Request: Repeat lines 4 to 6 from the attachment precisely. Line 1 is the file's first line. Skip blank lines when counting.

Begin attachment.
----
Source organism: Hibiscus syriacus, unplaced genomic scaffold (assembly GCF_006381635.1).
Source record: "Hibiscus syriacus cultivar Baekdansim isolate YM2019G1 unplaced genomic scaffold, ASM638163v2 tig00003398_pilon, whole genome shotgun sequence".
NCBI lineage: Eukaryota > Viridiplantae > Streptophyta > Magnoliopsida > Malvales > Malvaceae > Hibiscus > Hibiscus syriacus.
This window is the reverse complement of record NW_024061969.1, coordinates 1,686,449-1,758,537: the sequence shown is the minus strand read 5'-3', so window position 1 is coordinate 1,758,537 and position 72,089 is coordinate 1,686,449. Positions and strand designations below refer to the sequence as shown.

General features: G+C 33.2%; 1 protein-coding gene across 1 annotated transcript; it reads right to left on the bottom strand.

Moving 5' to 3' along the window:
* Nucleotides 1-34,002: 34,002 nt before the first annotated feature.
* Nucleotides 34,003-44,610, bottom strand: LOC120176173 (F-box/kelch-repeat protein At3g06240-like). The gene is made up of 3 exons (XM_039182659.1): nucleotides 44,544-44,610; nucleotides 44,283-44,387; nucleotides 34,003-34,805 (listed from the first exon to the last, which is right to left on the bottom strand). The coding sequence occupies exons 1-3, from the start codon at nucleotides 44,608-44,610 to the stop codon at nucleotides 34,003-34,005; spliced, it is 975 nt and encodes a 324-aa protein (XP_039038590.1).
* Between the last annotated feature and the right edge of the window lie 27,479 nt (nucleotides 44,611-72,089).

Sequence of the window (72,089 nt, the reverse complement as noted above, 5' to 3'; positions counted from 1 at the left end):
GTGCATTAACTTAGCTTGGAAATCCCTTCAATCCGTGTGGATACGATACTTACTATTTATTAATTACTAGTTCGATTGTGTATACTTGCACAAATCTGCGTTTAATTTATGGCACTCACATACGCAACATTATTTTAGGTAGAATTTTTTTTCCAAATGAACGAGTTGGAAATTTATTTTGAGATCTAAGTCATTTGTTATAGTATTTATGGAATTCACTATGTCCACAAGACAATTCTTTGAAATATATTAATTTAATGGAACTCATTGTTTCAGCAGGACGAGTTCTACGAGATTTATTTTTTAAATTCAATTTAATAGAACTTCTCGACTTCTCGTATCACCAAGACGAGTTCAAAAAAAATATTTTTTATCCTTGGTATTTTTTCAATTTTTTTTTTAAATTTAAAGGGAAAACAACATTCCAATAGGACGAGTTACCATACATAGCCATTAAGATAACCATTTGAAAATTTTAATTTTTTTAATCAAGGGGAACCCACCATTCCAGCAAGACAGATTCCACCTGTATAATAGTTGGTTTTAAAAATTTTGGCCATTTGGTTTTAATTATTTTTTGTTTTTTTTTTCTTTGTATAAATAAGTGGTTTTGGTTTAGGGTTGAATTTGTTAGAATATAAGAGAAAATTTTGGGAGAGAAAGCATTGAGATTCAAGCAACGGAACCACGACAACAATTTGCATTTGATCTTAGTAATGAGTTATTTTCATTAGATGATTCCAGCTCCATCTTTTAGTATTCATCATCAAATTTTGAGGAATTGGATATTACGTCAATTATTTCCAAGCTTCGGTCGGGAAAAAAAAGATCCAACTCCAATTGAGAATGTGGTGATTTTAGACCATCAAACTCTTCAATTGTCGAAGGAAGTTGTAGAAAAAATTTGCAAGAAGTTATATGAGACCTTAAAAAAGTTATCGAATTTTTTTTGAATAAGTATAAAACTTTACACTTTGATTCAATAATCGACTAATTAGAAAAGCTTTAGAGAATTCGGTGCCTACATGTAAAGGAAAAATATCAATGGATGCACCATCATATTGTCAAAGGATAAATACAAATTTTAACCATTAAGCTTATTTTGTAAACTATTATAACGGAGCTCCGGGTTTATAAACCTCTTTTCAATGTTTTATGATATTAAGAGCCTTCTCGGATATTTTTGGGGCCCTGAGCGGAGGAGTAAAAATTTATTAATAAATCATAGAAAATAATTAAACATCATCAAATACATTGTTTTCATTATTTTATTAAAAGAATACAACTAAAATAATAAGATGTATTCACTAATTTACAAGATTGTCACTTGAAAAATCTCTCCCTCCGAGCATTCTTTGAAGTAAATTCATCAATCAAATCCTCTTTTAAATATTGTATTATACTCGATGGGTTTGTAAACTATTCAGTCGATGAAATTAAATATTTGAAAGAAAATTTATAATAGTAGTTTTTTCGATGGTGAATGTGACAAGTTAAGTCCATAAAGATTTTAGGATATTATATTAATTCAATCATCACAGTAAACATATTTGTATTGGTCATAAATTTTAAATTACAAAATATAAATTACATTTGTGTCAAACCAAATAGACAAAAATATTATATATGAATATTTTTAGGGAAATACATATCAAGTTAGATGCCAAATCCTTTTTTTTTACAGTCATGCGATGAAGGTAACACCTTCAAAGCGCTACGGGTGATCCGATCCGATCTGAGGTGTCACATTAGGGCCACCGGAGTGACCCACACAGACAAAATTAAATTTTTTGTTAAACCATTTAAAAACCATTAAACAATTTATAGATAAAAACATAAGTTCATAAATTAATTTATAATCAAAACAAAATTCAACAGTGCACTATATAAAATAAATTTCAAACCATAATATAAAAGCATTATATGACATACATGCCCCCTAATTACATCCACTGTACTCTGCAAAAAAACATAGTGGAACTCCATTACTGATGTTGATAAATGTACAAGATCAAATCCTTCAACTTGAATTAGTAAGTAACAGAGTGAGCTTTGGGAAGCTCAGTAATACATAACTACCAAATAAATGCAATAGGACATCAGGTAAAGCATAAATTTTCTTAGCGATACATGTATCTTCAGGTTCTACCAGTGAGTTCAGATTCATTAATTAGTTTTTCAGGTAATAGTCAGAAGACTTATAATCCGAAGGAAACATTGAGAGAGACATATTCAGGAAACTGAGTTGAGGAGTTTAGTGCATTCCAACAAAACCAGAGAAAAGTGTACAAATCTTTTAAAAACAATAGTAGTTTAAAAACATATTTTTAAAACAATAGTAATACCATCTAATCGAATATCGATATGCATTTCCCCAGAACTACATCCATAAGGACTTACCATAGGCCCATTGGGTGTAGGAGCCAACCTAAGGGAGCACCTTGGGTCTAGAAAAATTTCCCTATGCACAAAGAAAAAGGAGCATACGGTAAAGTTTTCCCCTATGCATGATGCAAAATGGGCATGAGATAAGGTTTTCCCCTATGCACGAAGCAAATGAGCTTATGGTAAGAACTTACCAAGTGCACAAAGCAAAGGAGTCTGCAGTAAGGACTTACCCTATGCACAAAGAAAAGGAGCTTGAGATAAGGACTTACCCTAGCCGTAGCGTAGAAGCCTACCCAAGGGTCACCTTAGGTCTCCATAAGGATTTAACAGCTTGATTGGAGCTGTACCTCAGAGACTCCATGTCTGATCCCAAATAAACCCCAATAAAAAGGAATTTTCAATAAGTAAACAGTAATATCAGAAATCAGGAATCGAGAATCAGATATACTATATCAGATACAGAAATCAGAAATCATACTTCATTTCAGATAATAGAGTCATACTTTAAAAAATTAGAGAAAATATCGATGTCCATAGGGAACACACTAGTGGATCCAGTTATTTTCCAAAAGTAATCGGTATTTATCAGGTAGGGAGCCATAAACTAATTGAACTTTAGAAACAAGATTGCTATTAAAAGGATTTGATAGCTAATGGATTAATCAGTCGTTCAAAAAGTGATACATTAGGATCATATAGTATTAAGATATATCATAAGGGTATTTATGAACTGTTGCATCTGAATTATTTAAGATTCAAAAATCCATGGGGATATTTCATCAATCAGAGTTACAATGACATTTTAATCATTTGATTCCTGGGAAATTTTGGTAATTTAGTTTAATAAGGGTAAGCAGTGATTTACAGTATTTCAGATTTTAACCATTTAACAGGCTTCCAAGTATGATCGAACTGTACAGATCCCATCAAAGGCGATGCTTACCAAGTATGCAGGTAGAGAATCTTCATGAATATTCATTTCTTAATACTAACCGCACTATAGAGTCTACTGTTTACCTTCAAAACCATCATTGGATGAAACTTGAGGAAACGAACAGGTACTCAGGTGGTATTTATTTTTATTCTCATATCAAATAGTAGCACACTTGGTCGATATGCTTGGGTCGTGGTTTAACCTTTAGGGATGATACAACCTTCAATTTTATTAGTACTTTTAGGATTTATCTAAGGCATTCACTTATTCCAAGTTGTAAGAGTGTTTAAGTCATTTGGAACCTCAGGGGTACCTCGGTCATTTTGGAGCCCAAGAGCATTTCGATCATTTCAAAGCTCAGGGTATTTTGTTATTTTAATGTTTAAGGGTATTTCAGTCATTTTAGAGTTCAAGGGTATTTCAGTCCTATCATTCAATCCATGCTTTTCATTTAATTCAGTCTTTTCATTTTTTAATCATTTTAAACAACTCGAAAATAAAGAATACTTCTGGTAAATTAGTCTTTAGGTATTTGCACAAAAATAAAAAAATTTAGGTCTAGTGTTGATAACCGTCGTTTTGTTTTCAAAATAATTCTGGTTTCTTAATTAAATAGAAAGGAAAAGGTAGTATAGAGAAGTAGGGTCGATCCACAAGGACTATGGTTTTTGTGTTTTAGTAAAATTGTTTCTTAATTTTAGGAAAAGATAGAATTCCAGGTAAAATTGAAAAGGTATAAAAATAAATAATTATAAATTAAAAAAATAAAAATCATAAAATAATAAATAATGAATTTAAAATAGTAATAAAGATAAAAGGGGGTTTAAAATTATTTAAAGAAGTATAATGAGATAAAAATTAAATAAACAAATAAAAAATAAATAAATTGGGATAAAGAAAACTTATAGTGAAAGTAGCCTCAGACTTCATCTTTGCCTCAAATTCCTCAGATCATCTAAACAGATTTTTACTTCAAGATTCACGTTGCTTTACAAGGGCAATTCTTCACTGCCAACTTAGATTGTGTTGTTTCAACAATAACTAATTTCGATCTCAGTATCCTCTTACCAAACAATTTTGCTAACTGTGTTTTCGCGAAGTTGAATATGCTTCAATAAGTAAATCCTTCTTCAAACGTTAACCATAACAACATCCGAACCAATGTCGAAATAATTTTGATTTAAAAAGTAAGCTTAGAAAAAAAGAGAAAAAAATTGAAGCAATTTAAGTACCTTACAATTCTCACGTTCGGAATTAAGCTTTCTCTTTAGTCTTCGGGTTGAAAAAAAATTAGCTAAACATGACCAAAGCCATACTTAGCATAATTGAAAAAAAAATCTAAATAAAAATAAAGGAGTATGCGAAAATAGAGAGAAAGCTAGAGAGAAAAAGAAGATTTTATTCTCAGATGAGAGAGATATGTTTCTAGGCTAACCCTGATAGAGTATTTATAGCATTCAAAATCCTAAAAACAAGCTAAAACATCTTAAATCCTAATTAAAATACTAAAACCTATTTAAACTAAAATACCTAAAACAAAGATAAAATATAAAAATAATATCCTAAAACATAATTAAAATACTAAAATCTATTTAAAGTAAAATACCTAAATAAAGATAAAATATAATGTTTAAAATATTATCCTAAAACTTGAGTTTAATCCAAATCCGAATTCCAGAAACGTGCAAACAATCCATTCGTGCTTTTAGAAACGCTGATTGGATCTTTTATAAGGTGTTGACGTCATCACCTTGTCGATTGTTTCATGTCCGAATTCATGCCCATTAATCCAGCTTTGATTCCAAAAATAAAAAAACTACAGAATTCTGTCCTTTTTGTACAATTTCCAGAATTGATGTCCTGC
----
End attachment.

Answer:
This window is the reverse complement of record NW_024061969.1, coordinates 1,686,449-1,758,537: the sequence shown is the minus strand read 5'-3', so window position 1 is coordinate 1,758,537 and position 72,089 is coordinate 1,686,449. Positions and strand designations below refer to the sequence as shown.

General features: G+C 33.2%; 1 protein-coding gene across 1 annotated transcript; it reads right to left on the bottom strand.

Moving 5' to 3' along the window: